ISIS Expanding

Just this week, ISIS has taken responsibility for a terror attack in Afghanistan. This is yet again, another sign that the group has far exceeded the confines of its prior holdings in the Levant. More than likely teaming up with other terrorist organizations, such as the Taliban, that share in their disdain for the US and International community.

Everyday that the international community fights the terrorist organization, I sense that the only true way to destroy them will be to take down their online infrastructure. They will continue to spread throughout the world so long as the communication channels offered through cyberspace are open. This poses a much larger question in the world though, “will we eliminate anonymity on the internet?”. Is the elimination of anonymity on the internet not the only way to verify the users and their true locations?

Calling it Quits

Upon Israel agreeing to a ceasefire with Hamas along the Gaza Strip Tuesday, November 13, Israeli Defense Minister Avigdor Lieberman announced he is resigning from his position. He explained this is because he feels the ceasefire agreement will essentially allow for Hamas to carry out terrorist activity against Israel. He also was very outspoken against the $15 billion deal being allowed between Qatar and Hamas last week (see last blog post). Lieberman’s resignation will not go into effect until 48 hours upon announcement; following this, Netanyahu will become interim Defense Minister.

Egypt helped to broker the ceasefire; even with Netanyahu acting as interim Defense Minister this could potentially lead to a security crisis as no one with full expertise will be in charge of expected future defense issues in the near future. This ceasefire could also be a blow to Israeli security as the soon-to-be former Defense Minister pointed out as it could lead to Hamas taking advantage of the agreement and catch the Israelis off guard in an unforeseen attack (according to the Israeli perspective).


Why so Syria(ous)?

Prisoners in Syria are going on a hunger strike to protest the abridgement of detainee rights. Assad is notorious for detaining peaceful protestors. The strikers are have announced that they will continue until all arbitrarily held prisoners are released. This raises some questions like: How will they know if all arbitrarily held prisoners are released? Why would a hunger strike in prison affect President Assad’s policy on the legality of detaining his opposition?

What is unique about this situation is that these peaceful protests are coming from within the unjust legal system of Syria. This is a security matter because it is usually the government’s job to ensure the personal security of its citizens. With this hunger strike, the prisoners are demonstrating their distrust in the legality of these detentions and a clear lack of personal security and rights. The Assad regime has violated the rights of the Syrians in many ways but especially in regard to legal processes and fair trials. Though the US desires to maintain its image as a global promoter of human rights and justice, it is difficult for the US to be involved in this specific issue. This challenge is in part because of the internal nature of the protest. The Assad regime has the most prominent position to respond-either he can acquiesce to the demands of the activists or he can bear down and repress this protests even more harshly. it seem unlikely that Assad will be persuaded by a prisoners’ hunger strike to reform the legal system in Syria. External political pressure in addition to internal protests are more likely to be effective in changing regime policy. The US and international community must call on Assad to reform the legal processes.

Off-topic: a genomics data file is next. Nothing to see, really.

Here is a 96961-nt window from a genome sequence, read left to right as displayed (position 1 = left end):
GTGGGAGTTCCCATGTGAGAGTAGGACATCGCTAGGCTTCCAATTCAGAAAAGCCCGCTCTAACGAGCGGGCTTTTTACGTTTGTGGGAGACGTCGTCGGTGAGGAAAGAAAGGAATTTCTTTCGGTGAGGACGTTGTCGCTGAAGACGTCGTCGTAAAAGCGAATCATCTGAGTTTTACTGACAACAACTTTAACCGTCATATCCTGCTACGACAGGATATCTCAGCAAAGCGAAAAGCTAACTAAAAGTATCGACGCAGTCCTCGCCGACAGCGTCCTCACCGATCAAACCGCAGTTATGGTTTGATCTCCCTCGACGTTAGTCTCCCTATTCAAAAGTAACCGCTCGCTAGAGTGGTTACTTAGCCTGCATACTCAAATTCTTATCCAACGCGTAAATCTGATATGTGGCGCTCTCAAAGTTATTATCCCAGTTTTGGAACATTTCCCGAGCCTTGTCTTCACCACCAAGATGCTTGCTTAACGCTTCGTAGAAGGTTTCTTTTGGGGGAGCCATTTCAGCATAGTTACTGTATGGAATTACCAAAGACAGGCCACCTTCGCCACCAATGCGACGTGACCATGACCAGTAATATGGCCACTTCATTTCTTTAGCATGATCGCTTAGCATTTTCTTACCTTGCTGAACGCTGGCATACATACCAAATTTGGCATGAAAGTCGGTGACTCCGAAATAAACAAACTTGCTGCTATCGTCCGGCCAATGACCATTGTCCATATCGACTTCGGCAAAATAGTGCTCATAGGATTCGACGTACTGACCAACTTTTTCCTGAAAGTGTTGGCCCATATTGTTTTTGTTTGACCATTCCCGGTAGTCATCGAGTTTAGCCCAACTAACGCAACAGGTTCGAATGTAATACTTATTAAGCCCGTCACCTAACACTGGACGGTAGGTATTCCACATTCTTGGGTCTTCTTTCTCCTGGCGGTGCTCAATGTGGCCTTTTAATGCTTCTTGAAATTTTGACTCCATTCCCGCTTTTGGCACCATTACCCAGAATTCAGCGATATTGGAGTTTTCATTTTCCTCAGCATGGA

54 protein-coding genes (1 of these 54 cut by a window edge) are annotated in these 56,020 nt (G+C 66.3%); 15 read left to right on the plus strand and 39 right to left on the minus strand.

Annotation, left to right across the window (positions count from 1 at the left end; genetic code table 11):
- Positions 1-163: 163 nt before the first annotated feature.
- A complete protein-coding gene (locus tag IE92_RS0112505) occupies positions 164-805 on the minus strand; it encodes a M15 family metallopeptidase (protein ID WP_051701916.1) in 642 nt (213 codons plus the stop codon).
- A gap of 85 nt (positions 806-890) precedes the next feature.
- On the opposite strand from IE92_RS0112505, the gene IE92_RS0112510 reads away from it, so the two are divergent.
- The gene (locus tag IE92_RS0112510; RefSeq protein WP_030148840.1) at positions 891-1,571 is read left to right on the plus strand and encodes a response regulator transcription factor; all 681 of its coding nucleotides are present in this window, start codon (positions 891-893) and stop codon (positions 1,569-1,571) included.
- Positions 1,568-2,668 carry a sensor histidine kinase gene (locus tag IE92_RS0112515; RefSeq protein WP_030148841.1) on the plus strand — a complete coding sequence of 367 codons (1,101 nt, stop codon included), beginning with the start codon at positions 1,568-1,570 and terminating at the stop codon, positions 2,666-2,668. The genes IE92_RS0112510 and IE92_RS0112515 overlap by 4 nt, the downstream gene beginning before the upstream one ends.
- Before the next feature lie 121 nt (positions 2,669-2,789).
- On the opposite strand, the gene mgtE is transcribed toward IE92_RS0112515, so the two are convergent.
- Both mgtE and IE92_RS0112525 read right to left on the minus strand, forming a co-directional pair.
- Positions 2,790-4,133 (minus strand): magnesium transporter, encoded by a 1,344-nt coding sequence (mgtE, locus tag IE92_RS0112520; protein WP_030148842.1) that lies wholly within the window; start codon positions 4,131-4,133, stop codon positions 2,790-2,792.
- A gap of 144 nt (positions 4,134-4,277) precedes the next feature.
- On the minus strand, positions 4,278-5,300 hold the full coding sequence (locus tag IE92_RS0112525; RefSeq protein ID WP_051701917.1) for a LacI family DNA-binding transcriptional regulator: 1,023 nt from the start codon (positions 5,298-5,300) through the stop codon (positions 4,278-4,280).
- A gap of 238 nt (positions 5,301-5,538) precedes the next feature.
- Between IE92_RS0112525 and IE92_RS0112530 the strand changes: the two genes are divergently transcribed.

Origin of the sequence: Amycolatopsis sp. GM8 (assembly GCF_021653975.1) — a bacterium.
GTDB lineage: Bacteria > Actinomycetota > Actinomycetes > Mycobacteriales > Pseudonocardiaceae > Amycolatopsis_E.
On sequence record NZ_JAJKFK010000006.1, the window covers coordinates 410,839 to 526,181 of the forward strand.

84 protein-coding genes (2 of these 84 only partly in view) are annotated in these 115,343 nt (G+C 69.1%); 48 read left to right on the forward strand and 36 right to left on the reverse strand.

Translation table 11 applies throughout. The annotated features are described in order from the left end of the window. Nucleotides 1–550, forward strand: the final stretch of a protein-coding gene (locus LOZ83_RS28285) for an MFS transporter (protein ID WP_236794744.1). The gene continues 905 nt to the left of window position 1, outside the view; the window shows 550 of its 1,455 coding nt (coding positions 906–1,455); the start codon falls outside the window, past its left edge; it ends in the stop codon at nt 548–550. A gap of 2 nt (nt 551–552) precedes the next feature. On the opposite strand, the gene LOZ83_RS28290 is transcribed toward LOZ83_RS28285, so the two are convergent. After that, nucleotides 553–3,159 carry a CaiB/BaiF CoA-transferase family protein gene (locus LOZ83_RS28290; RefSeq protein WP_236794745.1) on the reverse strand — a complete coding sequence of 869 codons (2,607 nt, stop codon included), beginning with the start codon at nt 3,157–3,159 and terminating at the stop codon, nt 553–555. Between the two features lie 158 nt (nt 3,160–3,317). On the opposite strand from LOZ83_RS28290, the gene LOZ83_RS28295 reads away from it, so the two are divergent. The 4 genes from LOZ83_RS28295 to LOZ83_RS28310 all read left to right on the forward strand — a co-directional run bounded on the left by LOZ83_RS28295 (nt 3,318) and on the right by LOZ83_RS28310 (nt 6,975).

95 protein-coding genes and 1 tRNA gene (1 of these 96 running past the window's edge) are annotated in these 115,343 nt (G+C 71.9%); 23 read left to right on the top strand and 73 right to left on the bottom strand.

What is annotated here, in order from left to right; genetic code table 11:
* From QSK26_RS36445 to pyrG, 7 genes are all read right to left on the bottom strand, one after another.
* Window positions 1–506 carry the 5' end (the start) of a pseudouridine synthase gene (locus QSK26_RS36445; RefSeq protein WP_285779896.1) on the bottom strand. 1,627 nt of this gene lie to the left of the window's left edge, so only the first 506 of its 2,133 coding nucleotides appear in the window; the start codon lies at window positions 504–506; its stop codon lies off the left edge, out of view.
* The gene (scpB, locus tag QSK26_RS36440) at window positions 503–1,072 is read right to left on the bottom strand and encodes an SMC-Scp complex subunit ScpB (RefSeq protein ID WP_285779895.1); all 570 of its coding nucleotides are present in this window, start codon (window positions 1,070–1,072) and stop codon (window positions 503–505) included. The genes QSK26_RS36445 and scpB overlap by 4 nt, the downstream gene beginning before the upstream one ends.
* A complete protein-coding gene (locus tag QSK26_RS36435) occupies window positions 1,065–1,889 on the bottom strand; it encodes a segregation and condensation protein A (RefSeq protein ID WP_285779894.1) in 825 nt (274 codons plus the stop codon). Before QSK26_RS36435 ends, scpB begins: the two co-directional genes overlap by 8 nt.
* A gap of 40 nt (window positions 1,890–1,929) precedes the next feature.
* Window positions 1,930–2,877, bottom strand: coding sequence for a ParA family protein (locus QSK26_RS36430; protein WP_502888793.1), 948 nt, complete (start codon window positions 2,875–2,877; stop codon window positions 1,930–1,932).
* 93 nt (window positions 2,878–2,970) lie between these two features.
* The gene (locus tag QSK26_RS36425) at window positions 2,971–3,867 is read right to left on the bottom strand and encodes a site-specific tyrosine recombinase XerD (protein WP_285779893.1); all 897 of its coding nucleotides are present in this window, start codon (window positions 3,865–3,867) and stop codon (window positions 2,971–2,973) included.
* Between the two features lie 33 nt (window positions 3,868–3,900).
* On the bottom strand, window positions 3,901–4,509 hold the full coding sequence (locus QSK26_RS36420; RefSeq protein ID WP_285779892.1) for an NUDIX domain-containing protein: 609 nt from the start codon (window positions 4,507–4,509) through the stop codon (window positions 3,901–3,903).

-Anna K.


Iran’s Economy Cannot Catch a Break

For the foreseeable future Iran will have to learn how to get along without major foreign cooperations. Cooperations such as Honeywell, General Electric, Ecolab, among others were given 90-180 days to conclude current business ventures with Iran in order to be in compliance with the reinstated Untied States sanctions. The sanctions were reinstated on November 5th, when the United States withdrew its participation and support for the JCPOA. This is more bad news for a fragile Iranian economy that has already seen elevated levels of inflation. To put Iran’s inflation in perspective, it takes around 144,000 rails to buy one U.S. dollar.

The newly reinstated sanctions are a real threat to the economic security of Iran. With high levels of unemployment, widespread domestic discontent, and high levels of inflation, Iran is under increased pressure to find a solution to U.S. sanctions. With Iranian business partners, including Multinational Corporations and other States drastically scaling down or ending ventures with Iran, Iranian economic security looks to remain unstable.


Airstrikes Proving Ineffective

The United States has performed an unprecedented number of airstrikes in Somalia targeting Al-Shabaab. Last year there were 27 airstrikes performed against the militant organization. Thus far this year, 29 strikes have been performed. The strikes are effective tactically, killing large numbers of militants such as a recent strike at a training ground that killed at least 60 militant trainees. Despite these attacks, Al-Shabaab has showed no signs of weakening and continues training and arming fighters in other locations throughout Somalia.

The United States needs to withdraw its resources from the country and utilize them in other theaters. One of the issues of this is that it may show American weakness. The fact of the matter, however, is that international troops have been in Somalia since 2007 with no major successes since the retaking of Somalian cities in the initial intervention. At this point Somalia is largely a sunk cost for the United States that is not worth the cost of involvement.

Tim M.

Airspace Jam